The ultimate outcome of the selling process is to close the sale. Closing the sale is extremely problematic for most sales people often causing them to lose sight of this vital objective. Studies show that a vast majority of sales people never even try to close the sale by simply asking for the order. Some marketing executives estimate that as many as 50 % of all sales representatives quit after their first sales meeting and fewer that 12% persist until a buyer finally says “yes”.
It is imperative that you learn the art of asking for business, or your chances of consistently selling your products or services will be reduced significantly. When a sales presentation is made properly, the natural conclusion to the transaction is to close the deal. Most buyers expect to be asked to take action when your sales presentation is followed to its natural conclusion. At this point in a sale, you do not need to use special closing techniques you simply to ask for the business.
Closing is actually the easiest part of the selling process. However, most sales representatives and professionals do not believe that closing is easy, because most of today’s sales training teaches the closing process backward.
Using a marriage proposal as an analogy, marketing professional Steven Brown in American Salesman suggests that the emphasis on presentation and closing skills puts the sales or service industry professional in the position of a suitor in Victorian England. “He has barely met the girl, but convention demands that he propose marriage before he can get to know her. He uses a well-rehearsed speech to try to persuade her of his worthiness. He has no idea of whether his attention is welcome or utterly inappropriate. He’s terrified because everything hinges on her ‘Yes’ or ‘No’.
An effective closing process turns the sales pyramid upside down, with the small point at the bottom. Closing should follow a patter similar to today’s marriage proposal. “Will you marry me?” is most often no more than a rhetorical question, of which both suitors should know the outcome, provided they have a well established relationship. As Brown suggests, “When he asks for her hand (or when she pops the question), he’s pretty sure of getting a ‘yes’. Closing a sales transaction the right way is a natural outcome of a relationship that is built on a foundation of mutual respect and trust.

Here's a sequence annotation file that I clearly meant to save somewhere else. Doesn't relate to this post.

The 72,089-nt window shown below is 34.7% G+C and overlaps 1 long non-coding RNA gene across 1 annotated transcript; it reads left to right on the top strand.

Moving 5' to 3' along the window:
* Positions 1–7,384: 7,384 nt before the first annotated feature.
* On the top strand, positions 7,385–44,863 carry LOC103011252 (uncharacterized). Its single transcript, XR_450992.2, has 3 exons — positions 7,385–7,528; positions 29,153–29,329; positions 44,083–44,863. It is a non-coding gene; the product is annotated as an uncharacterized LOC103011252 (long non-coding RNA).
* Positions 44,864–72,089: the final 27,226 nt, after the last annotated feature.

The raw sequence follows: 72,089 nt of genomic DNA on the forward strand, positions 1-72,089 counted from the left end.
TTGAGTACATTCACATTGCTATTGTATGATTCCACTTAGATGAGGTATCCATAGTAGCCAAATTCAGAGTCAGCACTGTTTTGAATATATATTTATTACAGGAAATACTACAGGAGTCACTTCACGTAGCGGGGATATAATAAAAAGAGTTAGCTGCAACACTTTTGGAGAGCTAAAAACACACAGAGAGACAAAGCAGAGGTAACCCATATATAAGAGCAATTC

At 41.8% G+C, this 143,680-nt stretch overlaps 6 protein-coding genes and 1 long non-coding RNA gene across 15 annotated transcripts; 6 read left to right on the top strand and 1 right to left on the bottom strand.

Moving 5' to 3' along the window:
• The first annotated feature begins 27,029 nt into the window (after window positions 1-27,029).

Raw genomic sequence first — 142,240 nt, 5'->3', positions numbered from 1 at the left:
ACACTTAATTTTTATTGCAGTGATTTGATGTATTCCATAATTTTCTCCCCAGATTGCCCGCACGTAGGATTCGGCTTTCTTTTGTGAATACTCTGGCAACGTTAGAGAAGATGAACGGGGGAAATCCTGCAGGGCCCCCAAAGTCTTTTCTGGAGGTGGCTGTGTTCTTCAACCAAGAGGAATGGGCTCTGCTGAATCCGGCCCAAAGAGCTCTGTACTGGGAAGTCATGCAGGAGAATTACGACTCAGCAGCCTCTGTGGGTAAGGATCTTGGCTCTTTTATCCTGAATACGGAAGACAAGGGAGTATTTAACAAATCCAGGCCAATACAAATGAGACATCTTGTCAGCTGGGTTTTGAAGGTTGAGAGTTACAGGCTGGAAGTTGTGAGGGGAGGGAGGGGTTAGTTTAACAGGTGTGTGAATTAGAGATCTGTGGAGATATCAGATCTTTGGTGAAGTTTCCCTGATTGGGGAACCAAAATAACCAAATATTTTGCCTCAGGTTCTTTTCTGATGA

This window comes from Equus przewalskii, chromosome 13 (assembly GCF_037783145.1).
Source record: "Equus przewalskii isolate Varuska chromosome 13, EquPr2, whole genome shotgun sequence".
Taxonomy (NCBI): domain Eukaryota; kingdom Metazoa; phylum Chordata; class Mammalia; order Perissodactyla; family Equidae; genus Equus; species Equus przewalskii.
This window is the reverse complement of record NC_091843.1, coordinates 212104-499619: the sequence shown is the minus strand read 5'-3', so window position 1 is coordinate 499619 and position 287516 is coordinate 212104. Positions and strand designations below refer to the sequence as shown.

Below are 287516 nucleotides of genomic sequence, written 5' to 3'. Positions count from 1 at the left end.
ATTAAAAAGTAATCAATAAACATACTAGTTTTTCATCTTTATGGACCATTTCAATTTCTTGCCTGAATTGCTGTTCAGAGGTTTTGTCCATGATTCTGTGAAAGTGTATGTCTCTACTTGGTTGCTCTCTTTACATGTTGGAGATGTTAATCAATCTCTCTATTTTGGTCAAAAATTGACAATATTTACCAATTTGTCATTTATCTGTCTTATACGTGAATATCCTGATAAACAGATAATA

Closing a sale is an integral part of an orchestrated selling process. By first building rapport with our prospect, you create the trust that is vital to closing a sale. No matter how wonderful your product or service is , people will not buy from you unless they trust you. By learning to ask closed-ended, attention-getting questions, you can open your prospect’s mind to ultimately accepting your presentation. Open-ended, probing questions can then be asked to learn about needs, hidden feelings, and problems tha can be solved by the specific products or services that you represent. By tailoring your demonstration to only those products or services that meet the needs or problems you uncover in your questioning, and by asking trial closing questions, you can determine how your prospect feels about your presentation and the suggested solution to your prospect’s problems. Then, by answering any questions or objections your prospect might have, you can set the stage for tying off the transaction. All that is left in the closing process is to simply ask for the business.
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